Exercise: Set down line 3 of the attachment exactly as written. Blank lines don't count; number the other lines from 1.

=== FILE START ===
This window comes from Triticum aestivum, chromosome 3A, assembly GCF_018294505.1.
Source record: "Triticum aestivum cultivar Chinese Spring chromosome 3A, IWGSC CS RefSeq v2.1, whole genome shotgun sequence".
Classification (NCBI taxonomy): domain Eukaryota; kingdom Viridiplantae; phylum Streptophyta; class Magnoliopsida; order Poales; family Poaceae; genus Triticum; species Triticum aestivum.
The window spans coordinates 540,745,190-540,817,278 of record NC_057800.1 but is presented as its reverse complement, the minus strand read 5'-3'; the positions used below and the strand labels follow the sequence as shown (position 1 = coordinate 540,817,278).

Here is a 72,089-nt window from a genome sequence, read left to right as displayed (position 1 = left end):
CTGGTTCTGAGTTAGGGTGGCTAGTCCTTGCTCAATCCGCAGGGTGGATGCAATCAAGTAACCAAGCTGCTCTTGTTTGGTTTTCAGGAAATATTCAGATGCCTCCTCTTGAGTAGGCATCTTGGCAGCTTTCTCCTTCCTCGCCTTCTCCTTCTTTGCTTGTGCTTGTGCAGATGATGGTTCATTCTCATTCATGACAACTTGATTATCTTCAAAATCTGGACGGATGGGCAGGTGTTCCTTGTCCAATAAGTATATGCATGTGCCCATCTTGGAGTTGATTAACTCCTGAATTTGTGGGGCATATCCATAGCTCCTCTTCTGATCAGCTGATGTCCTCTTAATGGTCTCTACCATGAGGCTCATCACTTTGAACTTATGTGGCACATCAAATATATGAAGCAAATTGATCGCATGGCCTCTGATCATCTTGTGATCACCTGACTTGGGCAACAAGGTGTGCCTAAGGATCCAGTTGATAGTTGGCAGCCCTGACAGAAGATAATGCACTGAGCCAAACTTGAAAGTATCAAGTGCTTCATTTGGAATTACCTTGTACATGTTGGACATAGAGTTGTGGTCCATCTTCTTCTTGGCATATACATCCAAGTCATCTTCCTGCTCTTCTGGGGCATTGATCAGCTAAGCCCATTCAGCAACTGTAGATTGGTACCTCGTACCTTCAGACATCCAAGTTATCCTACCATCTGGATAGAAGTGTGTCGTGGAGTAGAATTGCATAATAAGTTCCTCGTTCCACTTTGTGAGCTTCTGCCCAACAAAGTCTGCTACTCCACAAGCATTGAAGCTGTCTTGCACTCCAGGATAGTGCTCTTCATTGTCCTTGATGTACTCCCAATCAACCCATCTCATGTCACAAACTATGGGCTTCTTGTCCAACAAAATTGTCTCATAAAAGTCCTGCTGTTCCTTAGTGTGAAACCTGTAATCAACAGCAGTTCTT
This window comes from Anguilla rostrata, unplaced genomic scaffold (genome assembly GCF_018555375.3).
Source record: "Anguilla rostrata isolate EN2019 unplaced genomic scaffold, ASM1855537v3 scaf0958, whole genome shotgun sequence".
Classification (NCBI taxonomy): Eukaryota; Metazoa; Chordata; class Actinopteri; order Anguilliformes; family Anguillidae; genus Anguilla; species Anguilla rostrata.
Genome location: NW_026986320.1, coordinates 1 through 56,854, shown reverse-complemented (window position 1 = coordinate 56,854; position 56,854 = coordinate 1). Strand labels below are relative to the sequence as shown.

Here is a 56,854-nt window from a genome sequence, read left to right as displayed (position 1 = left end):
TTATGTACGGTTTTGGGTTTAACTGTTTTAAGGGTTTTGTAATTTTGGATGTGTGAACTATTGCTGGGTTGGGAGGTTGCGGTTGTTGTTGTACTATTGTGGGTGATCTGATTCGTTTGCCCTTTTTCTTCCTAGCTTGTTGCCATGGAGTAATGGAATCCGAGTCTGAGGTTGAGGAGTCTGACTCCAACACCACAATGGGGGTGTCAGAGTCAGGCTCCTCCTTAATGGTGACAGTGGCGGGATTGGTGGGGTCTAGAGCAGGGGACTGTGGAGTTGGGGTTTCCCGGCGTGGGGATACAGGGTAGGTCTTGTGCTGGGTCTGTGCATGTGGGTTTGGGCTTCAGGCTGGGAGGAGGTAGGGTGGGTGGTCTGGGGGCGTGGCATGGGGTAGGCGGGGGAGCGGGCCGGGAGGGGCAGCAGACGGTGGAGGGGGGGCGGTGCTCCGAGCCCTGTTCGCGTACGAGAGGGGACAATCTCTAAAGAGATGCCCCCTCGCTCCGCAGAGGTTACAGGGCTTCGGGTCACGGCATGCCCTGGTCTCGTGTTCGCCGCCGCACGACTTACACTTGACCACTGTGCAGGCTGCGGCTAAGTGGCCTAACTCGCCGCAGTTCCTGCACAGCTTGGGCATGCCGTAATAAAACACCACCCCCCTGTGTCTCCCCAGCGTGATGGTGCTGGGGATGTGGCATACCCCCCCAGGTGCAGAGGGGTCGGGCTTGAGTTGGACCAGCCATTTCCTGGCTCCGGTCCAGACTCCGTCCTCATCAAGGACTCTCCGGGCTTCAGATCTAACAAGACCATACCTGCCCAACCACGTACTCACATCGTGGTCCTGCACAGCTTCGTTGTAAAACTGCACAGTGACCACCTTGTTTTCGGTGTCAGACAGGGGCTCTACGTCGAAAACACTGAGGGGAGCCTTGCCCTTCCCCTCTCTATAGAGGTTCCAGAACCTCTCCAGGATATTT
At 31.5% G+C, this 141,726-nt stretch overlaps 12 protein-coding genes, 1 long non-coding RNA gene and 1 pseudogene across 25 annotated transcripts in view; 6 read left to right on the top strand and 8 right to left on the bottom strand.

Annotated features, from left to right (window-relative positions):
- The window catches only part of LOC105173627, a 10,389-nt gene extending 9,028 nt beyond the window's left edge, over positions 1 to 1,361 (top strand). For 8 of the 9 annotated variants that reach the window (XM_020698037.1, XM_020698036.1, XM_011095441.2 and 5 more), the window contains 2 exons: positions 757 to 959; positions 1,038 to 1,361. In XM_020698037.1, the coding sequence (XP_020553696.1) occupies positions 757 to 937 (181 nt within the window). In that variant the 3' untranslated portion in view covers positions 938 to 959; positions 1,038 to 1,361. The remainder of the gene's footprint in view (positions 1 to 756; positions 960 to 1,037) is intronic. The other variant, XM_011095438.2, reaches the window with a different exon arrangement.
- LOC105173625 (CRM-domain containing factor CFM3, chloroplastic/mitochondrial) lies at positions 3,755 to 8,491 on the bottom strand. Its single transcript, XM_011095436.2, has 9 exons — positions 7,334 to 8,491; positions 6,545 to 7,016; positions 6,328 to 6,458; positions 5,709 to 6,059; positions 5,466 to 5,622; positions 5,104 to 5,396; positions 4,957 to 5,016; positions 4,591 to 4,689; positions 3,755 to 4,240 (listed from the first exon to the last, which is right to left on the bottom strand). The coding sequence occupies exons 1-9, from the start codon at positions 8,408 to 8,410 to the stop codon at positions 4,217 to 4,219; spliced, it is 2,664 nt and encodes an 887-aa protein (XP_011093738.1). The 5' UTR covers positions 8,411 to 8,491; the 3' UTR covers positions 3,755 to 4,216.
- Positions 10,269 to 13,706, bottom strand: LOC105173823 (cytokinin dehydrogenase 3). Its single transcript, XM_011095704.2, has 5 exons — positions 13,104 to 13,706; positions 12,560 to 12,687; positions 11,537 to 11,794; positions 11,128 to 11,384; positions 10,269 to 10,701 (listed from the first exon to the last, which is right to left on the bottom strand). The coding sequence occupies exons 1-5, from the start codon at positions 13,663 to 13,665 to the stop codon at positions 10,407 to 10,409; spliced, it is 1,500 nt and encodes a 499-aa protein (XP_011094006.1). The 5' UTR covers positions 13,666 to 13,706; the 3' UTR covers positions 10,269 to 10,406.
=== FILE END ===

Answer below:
Classification (NCBI taxonomy): domain Eukaryota; kingdom Viridiplantae; phylum Streptophyta; class Magnoliopsida; order Poales; family Poaceae; genus Triticum; species Triticum aestivum.